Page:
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Finished Peace, Unfinished Peace Portrait

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The negotiations that led to the Treaty of Paris which ended the Revolutionary War, were long, contentious and complicated, involving not merely the peace treaty between Great Britain and the United States, but also separate treaties between Great Britain and France, Spain and the Netherlands.  Benjamin Franklin, who led the American team, and who deserves the title of greatest American diplomat, made it clear from the outset that the United States would not make any peace with Great Britain without its ally France also coming to terms with Great Britain.  He also demanded Canada.  By such wily ploys, Franklin outthought the British negotiators at every turn, and quickly got them to concede American Independence in hopes that the Americans could prevail upon France to be reasonable in its demands. 

The Americans knew they had prevailed in the Treaty of Paris, and therefore the American team of John Jay, John Adams, Benjamin Franklin, Henry Laurens (who had spent two years as a “guest” of King George in the tower of London) and Franklin’s grandson, William Temple Franklin, delegation secretary, were only too happy to pose for American expatriate painter Benjamin West who planned a painting called The Peacemakers, featuring both the American and British delegations.  However, the British negotiators, David Hartley and Richard Oswald, having discharged their unpleasant duty, adamantly refused to sit for the painting and West had to abandon the project.  The ever acerbic John Adams found all this to be hilarious, purchased the unfinished painting from West, and brought it home with him to Massachusetts, giving it pride of place in his house.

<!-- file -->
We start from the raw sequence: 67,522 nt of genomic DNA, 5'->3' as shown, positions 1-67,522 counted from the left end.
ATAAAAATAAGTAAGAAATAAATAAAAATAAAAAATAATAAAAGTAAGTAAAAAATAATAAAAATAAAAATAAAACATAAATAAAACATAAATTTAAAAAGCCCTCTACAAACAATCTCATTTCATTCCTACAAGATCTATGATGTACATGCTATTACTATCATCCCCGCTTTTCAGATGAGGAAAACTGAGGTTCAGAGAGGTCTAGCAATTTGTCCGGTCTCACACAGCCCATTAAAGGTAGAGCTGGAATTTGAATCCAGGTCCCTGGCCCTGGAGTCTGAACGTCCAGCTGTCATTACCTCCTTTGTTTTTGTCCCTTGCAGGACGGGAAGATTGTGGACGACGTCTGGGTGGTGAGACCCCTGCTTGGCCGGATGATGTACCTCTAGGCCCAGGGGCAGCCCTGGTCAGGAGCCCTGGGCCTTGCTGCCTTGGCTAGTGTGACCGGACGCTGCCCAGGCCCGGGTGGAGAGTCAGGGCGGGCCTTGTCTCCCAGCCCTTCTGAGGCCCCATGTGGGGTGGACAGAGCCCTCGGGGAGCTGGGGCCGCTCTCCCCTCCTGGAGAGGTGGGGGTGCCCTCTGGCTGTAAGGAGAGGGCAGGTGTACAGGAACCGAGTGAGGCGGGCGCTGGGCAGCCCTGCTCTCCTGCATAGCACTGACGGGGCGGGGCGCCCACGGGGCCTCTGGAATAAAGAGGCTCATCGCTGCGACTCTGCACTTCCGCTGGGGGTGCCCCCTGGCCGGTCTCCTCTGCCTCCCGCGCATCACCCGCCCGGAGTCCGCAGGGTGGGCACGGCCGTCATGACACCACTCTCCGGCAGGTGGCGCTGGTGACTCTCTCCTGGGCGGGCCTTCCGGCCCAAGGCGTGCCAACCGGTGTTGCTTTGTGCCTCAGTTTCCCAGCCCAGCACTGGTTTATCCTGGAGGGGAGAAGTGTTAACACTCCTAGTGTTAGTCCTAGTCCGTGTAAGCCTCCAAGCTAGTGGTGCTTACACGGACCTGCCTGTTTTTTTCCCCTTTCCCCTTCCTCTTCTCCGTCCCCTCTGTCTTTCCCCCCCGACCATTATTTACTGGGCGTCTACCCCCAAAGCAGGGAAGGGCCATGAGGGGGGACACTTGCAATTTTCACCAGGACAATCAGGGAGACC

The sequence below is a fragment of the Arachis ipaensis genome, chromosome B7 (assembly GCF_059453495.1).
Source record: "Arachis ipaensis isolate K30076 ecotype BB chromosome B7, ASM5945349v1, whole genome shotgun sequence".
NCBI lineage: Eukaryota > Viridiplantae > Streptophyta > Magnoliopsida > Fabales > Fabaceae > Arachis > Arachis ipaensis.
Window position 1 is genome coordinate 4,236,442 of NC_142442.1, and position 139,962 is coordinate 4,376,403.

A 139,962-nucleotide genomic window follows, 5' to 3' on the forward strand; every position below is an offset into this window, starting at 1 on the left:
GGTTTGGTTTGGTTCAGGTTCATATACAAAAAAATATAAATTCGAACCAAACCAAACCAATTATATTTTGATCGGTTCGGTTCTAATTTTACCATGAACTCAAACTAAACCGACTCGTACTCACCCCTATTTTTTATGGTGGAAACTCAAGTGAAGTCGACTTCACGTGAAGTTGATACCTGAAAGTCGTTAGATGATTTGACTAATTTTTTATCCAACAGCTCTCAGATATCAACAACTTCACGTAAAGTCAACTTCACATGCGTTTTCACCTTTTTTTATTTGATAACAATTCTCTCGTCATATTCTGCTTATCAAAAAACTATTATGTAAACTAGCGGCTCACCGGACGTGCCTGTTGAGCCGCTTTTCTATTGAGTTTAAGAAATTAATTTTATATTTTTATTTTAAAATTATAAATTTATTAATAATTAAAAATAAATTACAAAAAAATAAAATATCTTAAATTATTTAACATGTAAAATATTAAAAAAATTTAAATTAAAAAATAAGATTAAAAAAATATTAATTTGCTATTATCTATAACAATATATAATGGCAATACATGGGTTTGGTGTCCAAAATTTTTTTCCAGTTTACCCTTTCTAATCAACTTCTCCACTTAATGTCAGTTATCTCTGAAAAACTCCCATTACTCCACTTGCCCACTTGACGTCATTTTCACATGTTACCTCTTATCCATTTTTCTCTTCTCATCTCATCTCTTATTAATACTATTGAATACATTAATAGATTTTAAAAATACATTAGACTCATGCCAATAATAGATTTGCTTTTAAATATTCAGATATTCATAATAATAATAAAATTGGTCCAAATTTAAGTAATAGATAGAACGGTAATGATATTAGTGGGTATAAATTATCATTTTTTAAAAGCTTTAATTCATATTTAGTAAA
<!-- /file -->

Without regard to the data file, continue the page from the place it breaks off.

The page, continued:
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Donald R. McClarey

Cradle Catholic. Active in the pro-life movement since 1973. Father of three and happily married for 35 years. Small town lawyer and amateur historian. Former president of the board of directors of the local crisis pregnancy center for a decade.

One Comment

  1. Never hear of Henry Laurens, so I have to look him up (thanks again for the stimulus Don). Quite a history. His estate is now in large part a Trappist monastery.

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